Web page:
real life

'I was in a tiny bubble of horror.' Annabel's story of saying goodbye to her newborn baby.

If you or your partner has experienced pregnancy loss, support is available. Please call the SANDS National Support Line on 1300 072 637.

Adelaide mum Annabel Bower delivered her fourth child, Miles, in December last year, and like many proud mums, she soon after posted a series of photos of her newest baby to let everyone know he had arrived.

But the loving announcement included the detail that Miles had been delivered stillborn.

“He is my fourth child but unlike my older three I never got to bring him home with me,” Annabel captioned photos of Miles in the moments after his delivery.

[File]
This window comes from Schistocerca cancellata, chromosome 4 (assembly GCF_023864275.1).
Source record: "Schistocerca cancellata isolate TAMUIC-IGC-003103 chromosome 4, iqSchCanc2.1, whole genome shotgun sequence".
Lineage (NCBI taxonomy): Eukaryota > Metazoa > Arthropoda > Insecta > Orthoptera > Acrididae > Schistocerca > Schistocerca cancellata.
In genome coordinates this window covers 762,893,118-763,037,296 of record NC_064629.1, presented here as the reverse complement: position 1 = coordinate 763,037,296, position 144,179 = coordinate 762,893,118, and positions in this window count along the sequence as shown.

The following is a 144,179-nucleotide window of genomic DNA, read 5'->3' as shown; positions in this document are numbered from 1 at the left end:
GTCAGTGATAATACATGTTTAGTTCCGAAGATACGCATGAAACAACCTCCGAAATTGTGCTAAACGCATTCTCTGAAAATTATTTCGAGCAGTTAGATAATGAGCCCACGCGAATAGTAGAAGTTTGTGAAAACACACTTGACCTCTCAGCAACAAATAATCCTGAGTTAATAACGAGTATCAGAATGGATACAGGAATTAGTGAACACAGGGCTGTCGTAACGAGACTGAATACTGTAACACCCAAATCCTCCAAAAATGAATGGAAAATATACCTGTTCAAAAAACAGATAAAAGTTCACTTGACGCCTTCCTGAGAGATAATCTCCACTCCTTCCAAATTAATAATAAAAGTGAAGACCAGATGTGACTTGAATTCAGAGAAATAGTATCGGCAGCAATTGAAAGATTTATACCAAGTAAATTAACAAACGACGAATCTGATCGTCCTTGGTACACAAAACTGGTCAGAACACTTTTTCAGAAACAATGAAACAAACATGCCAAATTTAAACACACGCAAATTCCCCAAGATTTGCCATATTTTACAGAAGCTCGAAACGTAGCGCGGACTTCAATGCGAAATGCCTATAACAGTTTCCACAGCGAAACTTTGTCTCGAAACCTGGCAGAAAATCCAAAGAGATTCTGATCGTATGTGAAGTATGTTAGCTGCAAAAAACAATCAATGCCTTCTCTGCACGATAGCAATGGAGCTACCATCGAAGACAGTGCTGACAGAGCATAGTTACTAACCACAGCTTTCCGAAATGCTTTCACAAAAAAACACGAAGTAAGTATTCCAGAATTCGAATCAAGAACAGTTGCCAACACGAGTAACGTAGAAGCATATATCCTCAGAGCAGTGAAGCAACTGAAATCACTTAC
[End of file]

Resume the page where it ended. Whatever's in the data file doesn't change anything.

“I will forever see an empty seat at my kitchen table and wonder what our gorgeous boy would have been like and grown to look like.

“Saying goodbye to Miles is the hardest thing I’ve ever done.”

Annabel, already mum to Alfie, nine, Ted, eight and Bonnie, three, knew that her devastation was too significant not to share.

“My initial reaction was to hide. If I didn’t tell people, maybe this wasn’t happening. If I didn’t talk about it perhaps the all-consuming grief and heartache would disappear too.”

But her love for her “much wanted” baby, a child she had very much planned for with husband Josh, prevailed.

“The arrival of each of my other children was announced with great joy, this is obviously so different but our beautiful Miles deserves to be celebrated like the others,” Annabel explained.

 

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Speaking to Mamamia, Annabel describes the first few months without Miles as a private, “tiny bubble of horror”.

“When my fourth child Miles was stillborn, I honestly thought my life had ended in that very moment.